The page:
Then the lusts of the flesh, the longing for money, and the melancholy of passion all blended themselves into one suffering, and instead of turning her thoughts from it, she clave to it the more, urging herself to pain, and seeking everywhere occasion for it. She was irritated by an ill-served dish or by a half-open door; bewailed the velvets she had not, the happiness she had missed, her too exalted dreams, her narrow home.
What exasperated her was that Charles did not seem to notice her anguish. His conviction that he was making her happy seemed to her an imbecile insult, and his sureness on this point ingratitude. For whose sake, then was she virtuous? Was it not for him, the obstacle to all felicity, the cause of all misery, and, as it were, the sharp clasp of that complex strap that bucked her in on all sides.
On him alone, then, she concentrated all the various hatreds that resulted from her boredom, and every effort to diminish only augmented it; for this useless trouble was added to the other reasons for despair, and contributed still more to the separation between them. Her own gentleness to herself made her rebel against him. Domestic mediocrity drove her to lewd fancies, marriage tenderness to adulterous desires. She would have liked Charles to beat her, that she might have a better right to hate him, to revenge herself upon him. She was surprised sometimes at the atrocious conjectures that came into her thoughts, and she had to go on smiling, to hear repeated to her at all hours that she was happy, to pretend to be happy, to let it be believed.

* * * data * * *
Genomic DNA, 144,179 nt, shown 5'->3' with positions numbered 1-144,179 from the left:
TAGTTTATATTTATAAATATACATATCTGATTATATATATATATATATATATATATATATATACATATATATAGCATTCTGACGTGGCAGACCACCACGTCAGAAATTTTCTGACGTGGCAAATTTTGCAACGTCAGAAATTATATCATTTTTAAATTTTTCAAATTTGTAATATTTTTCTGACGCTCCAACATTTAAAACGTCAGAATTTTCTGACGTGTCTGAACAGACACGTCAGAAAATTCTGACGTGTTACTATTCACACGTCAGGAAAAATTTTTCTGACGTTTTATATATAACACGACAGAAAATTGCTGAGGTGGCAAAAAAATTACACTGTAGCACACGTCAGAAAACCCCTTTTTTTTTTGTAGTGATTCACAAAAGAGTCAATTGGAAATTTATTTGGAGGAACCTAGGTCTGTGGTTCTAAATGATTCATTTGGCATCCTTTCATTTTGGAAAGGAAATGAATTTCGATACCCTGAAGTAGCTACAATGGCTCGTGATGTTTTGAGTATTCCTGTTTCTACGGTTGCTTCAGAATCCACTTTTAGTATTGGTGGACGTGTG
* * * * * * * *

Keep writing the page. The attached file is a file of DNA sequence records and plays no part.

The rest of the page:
Yet she had loathing of this hypocrisy. She was seized with the temptation to flee somewhere with Leon to try a new life; but at once a vague chasm full of darkness opened within her soul.
"Besides, he no longer loves me," she thought. "What is to become of me? What help is to be hoped for, what consolation, what solace?"
She was left broken, breathless, inert, sobbing in a low voice, with flowing tears.
"Why don't you tell master?" the servant asked her when she came in during these crises.
"It is the nerves," said Emma. "Do not speak to him of it; it would worry him."
"Ah! yes," Felicite went on, "you are just like La Guerine, Pere Guerin's daughter, the fisherman at Pollet, that I used to know at Dieppe before I came to you. She was so sad, so sad, to see her standing upright on the threshold of her house, she seemed to you like a winding-sheet spread out before the door. Her illness, it appears, was a kind of fog that she had in her head, and the doctors could not do anything, nor the priest either. When she was taken too bad she went off quite alone to the sea-shore, so that the customs officer, going his rounds, often found her lying flat on her face, crying on the shingle. Then, after her marriage, it went off, they say."
"But with me," replied Emma, "it was after marriage that it began."